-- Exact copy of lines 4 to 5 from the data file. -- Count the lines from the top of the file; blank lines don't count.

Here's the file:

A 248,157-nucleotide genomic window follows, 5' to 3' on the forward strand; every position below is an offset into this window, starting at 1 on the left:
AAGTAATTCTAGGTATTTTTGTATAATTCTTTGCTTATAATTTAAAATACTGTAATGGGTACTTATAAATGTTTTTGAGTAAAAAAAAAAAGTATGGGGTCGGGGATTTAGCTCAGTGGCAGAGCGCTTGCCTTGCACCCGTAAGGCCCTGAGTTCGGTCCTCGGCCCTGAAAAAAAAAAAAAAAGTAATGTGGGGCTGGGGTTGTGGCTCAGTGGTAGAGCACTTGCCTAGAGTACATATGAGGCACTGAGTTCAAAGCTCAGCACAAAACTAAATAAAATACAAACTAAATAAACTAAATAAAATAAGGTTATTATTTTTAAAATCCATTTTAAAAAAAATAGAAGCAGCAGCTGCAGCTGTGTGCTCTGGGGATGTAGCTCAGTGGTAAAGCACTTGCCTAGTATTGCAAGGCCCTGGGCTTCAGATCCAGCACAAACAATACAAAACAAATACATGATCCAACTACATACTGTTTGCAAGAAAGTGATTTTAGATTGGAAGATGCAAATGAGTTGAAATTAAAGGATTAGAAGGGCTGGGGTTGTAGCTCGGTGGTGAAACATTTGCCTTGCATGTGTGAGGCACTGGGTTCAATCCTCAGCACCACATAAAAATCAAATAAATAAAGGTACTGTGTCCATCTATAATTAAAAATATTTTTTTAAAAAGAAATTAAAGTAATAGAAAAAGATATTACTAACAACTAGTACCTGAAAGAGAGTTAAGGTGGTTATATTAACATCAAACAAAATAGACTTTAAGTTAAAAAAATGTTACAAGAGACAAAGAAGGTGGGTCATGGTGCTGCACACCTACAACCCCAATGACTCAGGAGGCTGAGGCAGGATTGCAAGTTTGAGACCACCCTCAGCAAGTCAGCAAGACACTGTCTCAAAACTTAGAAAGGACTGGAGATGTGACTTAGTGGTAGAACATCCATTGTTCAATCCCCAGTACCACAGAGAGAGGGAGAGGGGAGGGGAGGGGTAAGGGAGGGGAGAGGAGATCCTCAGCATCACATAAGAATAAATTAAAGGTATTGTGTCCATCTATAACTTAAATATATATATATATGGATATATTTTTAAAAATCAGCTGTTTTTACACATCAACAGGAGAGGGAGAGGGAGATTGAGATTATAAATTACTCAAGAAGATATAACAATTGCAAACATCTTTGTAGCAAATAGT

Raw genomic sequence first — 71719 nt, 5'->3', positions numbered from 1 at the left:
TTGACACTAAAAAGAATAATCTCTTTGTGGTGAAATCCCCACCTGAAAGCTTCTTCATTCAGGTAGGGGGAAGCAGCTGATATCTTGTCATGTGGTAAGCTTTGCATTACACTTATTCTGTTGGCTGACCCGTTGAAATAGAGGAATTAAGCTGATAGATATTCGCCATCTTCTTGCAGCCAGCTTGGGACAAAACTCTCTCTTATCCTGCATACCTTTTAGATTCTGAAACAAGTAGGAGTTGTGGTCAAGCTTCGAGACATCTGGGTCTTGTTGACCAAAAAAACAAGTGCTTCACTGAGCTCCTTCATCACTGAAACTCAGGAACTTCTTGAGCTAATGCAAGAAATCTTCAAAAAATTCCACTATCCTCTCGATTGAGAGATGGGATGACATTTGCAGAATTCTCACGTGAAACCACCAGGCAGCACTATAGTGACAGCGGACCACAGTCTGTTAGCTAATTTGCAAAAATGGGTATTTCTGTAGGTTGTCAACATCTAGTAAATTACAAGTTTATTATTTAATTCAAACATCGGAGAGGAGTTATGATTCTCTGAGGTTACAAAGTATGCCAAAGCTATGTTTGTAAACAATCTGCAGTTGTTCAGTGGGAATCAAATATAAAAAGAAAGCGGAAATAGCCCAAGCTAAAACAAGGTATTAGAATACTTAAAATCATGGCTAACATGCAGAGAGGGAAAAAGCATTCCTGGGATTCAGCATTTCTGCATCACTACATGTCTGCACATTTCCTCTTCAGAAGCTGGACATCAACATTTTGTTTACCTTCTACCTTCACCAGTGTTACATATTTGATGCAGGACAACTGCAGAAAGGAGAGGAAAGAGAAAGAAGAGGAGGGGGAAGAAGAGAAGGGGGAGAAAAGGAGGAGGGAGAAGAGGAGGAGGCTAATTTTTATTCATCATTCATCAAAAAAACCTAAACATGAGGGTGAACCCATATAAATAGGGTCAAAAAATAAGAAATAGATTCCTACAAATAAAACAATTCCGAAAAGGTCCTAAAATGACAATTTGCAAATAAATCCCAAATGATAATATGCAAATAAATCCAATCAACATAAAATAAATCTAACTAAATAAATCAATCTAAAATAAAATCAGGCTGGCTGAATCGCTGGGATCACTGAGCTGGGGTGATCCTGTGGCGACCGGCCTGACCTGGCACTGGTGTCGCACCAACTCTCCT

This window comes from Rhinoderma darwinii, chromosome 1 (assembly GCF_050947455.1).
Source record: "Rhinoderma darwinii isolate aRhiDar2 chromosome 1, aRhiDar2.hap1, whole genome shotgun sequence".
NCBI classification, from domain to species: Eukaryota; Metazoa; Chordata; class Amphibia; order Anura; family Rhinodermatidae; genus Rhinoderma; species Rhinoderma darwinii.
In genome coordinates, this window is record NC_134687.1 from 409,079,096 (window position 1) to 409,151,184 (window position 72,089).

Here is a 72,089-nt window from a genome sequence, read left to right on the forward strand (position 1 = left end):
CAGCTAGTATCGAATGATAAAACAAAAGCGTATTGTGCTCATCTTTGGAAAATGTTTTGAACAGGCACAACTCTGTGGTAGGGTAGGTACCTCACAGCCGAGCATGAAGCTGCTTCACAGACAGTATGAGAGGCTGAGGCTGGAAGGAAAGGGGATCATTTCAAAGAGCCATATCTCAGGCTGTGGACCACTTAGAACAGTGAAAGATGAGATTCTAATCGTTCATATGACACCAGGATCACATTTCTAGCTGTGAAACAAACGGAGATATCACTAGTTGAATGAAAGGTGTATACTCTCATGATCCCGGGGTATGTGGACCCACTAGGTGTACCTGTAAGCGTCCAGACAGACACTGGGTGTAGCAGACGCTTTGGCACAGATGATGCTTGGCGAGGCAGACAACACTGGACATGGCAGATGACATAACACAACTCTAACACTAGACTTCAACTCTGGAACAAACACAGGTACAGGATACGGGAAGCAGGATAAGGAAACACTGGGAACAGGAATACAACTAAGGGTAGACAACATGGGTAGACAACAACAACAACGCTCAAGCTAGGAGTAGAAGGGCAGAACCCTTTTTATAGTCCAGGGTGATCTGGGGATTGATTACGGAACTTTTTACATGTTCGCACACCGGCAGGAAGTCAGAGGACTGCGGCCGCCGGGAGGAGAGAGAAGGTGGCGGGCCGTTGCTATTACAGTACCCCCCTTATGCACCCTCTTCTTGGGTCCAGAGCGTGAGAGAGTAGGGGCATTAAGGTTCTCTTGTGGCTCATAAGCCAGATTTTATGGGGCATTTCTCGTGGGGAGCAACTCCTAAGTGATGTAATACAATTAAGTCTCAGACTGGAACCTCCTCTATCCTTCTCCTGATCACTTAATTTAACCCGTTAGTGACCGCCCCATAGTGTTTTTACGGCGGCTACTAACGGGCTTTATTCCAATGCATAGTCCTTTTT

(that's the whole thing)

TTGACACTAAAAAGAATAATCTCTTTGTGGTGAAATCCCCACCTGAAAGCTTCTTCATTCAGGTAGGGGGAAGCAGCTGATATCTTGTCATGTGGTAAGCTTTGCATTACACTTATTCTGTTGGCTGACCCGTTGAAATAGAGGAATTAAGCTGATAGATATTCGCCATCTTCTTGCAGCCAGCTTGGGACAAAACTCTCTCTTATCCTGCATACCTTTTAGATTCTGAAACAAGTAGGAGTTGTGGTCAAGCTTCGAGACATCTGGGTCTTGTTGACCAAAAAAACAAGTGCTTCACTGAGCTCCTTCATCACTGAAACTCAGGAACTTCTTGAGCTAATGCAAGAAATCTTCAAAAAATTCCACTATCCTCTCGATTGAGAGATGGGATGACATTTGCAGAATTCTCACGTGAAACCACCAGGCAGCACTATAGTGACAGCGGACCACAGTCTGTTAGCTAATTTGCAAAAATGGGTATTTCTGTAGGTTGTCAACATCTAGTAAATTACAAGTTTATTATTTAATTCAAACATCGGAGAGGAGTTATGATTCTCTGAGGTTACAAAGTATGCCAAAGCTATGTTTGTAAACAATCTGCAGTTGTTCAGTGGGAATCAAATATAAAAAGAAAGCGGAAATAGCCCAAGCTAAAACAAGGTATTAGAATACTTAAAATCATGGCTAACATGCAGAGAGGGAAAAAGCATTCCTGGGATTCAGCATTTCTGCATCACTACATGTCTGCACATTTCCTCTTCAGAAGCTGGACATCAACATTTTGTTTACCTTCTACCTTCACCAGTGTTACATATTTGATGCAGGACAACTGCAGAAAGGAGAGGAAAGAGAAAGAAGAGGAGGGGGAAGAAGAGAAGGGGGAGAAAAGGAGGAGGGAGAAGAGGAGGAGGCTAATTTTTATTCATCATTCATCAAAAAAACCTAAACATGAGGGTGAACCCATATAAATAGGGTCAAAAAATAAGAAATAGATTCCTACAAATAAAACAATTCCGAAAAGGTCCTAAAATGACAATTTGCAAATAAATCCCAAATGATAATATGCAAATAAATCCAATCAACATAAAATAAATCTAACTAAATAAATCAATCTAAAATAAAATCAGGCTGGCTGAATCGCTGGGATCACTGAGCTGGGGTGATCCTGTGGCGACCGGCCTGACCTGGCACTGGTGTCGCACCAACTCTCCT

This window comes from Rhinoderma darwinii, chromosome 1 (assembly GCF_050947455.1).